Here is the problem, when your wife was young her parents brought her to the Untied States Illegally. She has lived here most of her life, paid her taxes and never had any trouble with the law. It should be simple, you are a U.S. citizen, file for her “green card” and she becomes a citizen right? Wrong! The law requires that in order to get the “green card” your wife had to enter the United States with permission and be inspected.
Okay that stinks, but the law is the law, so the two of you will just go to her country file for her “green card” there. Not so fast, what are you going to do about the 10 year bar, as she was in the United States unlawfully for more than 1 year. Wait a minute you mean that I cannot file for her green card here, and I can’t file for her “green card” overseas for ten years, what can I do?
You need help, someone who has been there before and helped families stay together. But before that you need to know what you are up against. If your wife has resided unlawfully in the U.S. for an un interrupted period of more than 180 days but less than 1 year and then voluntarily left, without being put in removal proceedings (deportation), she cannot come back to the U.S. for a period of 3 years from the date of departure (INA 212(a)(9)(B)(i)(I)).
If she resided unlawfully in the U.S. for an uninterrupted period of one year or more, then left the United States, she is inadmissible to the U.S. for a period of 10 years from the date she left (INA 212(a)(9)(B)(i)(II)).
Unlawful presence includes any time, your wife, spent in the U.S. after April 1, 1997, following entry without inspection or parole, unless she meets one of the narrow exceptions.
Waiver for Unlawful Presence – INA 212(a)(9)(B)(v)
The waiver may be granted for your wife if we can establishes that:
- refusal of admission to the U.S. would result in extreme hardship to a you and
- a waiver is warranted as a matter of discretion.
** Important** If your wife left the United States, after living here as an adult for more than one year, and came back illegally or
Came back illegally after being removed (deported)
She is not eligible for this waiver until she has spent at least 10 years outside the United States from her last departure.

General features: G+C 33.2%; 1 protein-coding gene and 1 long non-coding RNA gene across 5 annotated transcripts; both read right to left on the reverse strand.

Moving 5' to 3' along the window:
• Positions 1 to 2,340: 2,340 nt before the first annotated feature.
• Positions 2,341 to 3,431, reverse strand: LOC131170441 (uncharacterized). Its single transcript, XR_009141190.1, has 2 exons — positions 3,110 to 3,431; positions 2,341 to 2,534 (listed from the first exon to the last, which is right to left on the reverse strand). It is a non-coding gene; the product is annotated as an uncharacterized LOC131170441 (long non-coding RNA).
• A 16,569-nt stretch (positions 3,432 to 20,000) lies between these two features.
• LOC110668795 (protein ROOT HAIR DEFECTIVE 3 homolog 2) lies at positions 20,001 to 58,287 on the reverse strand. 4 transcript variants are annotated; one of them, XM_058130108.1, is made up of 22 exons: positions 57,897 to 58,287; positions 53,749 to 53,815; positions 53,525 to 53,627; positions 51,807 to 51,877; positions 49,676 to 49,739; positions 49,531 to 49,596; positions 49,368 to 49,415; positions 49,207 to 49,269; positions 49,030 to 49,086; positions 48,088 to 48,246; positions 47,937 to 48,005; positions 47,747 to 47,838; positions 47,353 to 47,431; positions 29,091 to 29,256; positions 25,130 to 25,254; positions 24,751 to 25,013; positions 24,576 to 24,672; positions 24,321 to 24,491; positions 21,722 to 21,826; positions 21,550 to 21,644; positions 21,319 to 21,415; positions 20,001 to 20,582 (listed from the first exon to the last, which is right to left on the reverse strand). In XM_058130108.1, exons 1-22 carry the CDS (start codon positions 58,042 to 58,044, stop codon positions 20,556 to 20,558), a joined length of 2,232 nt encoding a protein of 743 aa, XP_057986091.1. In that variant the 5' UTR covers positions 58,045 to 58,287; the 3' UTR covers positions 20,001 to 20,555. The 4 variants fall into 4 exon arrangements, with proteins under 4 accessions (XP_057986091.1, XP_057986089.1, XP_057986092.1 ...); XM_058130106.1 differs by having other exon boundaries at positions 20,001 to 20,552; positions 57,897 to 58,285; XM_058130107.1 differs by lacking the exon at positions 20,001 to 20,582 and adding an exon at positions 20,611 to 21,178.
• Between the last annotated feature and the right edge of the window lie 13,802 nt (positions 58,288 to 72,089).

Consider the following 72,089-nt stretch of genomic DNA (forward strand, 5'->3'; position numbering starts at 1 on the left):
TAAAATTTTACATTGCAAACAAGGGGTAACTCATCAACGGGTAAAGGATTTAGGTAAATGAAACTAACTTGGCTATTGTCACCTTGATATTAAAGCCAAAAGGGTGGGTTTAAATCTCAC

Some of the factors USCIS looks at to determine extreme hardship are:
- the presence of a lawful permanent resident or United States citizen spouse or parent in this country;
- the qualifying relative’s family ties outside the United States;
- the conditions in the country or countries to which the qualifying relative would relocate and the extent of the qualifying relative’s ties in such countries;
- the financial impact of departure from this country; and
- significant conditions of health, particularly when tied to an unavailability of suitable
- medical care in the country to which the qualifying relative would relocate.
If we can prove the extreme hardship then we need to prove that your wife’s application should be approved as a matter of discretion. Some of the factors for this are:
Some of the favorable factors found in case law are:
- Family ties in the United States and the closeness of the underlying relationship
- Unusual hardship to the applicant or to the lawful permanent resident or United States citizens, or relatives and employers
- Evidence of reformation and rehabilitation
- Length of lawful residence in the United States and status held during that residence (particularly where the alien began his or her residency at young age)
- Evidence of respect for law and order, good moral character, and intent to hold family responsibilities (such as affidavits from family, friends, and responsible community representatives)
- Considerable passage of time since deportation or removal
- Deportation or removal for less serious reasons
- Absence of significant undesirable or negative factors
- Eligibility for waiver of other exclusionary grounds
Where do you go from here. Now you get more information. Meet with an attorney to determine if your wife is likely to get the waiver. Ask this question before starting the immigration process. These cases are very complicated. You need someone who has been there and will tell you both the good and the bad of your case.